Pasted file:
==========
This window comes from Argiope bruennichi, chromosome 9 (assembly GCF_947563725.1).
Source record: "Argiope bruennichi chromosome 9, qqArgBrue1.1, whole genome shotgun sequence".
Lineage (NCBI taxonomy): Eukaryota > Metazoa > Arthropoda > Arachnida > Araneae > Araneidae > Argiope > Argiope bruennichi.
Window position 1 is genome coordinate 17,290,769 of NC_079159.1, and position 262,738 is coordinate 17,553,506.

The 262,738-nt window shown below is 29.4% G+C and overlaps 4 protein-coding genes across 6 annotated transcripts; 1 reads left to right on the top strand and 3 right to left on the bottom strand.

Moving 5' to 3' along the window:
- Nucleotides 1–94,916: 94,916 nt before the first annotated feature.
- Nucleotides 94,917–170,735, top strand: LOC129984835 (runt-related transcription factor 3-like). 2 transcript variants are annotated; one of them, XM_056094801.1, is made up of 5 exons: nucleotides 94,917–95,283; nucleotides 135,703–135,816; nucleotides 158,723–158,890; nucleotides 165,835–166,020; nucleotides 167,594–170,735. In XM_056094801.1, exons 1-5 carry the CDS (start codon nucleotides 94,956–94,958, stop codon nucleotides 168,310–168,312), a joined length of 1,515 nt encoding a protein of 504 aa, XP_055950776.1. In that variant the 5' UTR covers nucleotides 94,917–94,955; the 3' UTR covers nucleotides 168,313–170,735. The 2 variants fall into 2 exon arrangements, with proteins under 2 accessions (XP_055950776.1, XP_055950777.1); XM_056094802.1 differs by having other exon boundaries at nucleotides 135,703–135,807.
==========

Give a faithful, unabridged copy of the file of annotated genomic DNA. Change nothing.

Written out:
This window comes from Argiope bruennichi, chromosome 9 (assembly GCF_947563725.1).
Source record: "Argiope bruennichi chromosome 9, qqArgBrue1.1, whole genome shotgun sequence".
Lineage (NCBI taxonomy): Eukaryota > Metazoa > Arthropoda > Arachnida > Araneae > Araneidae > Argiope > Argiope bruennichi.
Window position 1 is genome coordinate 17,290,769 of NC_079159.1, and position 262,738 is coordinate 17,553,506.

The 262,738-nt window shown below is 29.4% G+C and overlaps 4 protein-coding genes across 6 annotated transcripts; 1 reads left to right on the top strand and 3 right to left on the bottom strand.

Moving 5' to 3' along the window:
- Nucleotides 1–94,916: 94,916 nt before the first annotated feature.
- Nucleotides 94,917–170,735, top strand: LOC129984835 (runt-related transcription factor 3-like). 2 transcript variants are annotated; one of them, XM_056094801.1, is made up of 5 exons: nucleotides 94,917–95,283; nucleotides 135,703–135,816; nucleotides 158,723–158,890; nucleotides 165,835–166,020; nucleotides 167,594–170,735. In XM_056094801.1, exons 1-5 carry the CDS (start codon nucleotides 94,956–94,958, stop codon nucleotides 168,310–168,312), a joined length of 1,515 nt encoding a protein of 504 aa, XP_055950776.1. In that variant the 5' UTR covers nucleotides 94,917–94,955; the 3' UTR covers nucleotides 168,313–170,735. The 2 variants fall into 2 exon arrangements, with proteins under 2 accessions (XP_055950776.1, XP_055950777.1); XM_056094802.1 differs by having other exon boundaries at nucleotides 135,703–135,807.